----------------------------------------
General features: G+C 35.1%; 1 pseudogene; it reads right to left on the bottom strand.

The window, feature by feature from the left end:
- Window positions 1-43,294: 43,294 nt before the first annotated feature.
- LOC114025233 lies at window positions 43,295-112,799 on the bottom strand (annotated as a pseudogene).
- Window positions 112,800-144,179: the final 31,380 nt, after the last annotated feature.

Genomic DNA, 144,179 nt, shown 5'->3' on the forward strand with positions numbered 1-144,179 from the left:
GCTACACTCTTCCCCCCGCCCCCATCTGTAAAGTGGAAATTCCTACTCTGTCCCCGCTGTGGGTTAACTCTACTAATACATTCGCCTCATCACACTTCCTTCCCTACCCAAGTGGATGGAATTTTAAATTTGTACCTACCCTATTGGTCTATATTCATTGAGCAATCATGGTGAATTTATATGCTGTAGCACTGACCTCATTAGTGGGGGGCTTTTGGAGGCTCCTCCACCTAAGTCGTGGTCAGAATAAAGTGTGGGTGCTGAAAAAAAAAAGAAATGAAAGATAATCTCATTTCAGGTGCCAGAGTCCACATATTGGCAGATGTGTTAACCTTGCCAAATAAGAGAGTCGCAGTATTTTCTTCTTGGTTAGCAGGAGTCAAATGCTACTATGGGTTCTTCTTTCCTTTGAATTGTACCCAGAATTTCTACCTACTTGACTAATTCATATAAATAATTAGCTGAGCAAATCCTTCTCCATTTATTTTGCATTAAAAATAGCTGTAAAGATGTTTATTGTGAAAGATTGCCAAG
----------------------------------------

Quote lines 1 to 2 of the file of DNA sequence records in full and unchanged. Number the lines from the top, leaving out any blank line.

General features: G+C 35.1%; 1 pseudogene; it reads right to left on the bottom strand.

The window, feature by feature from the left end: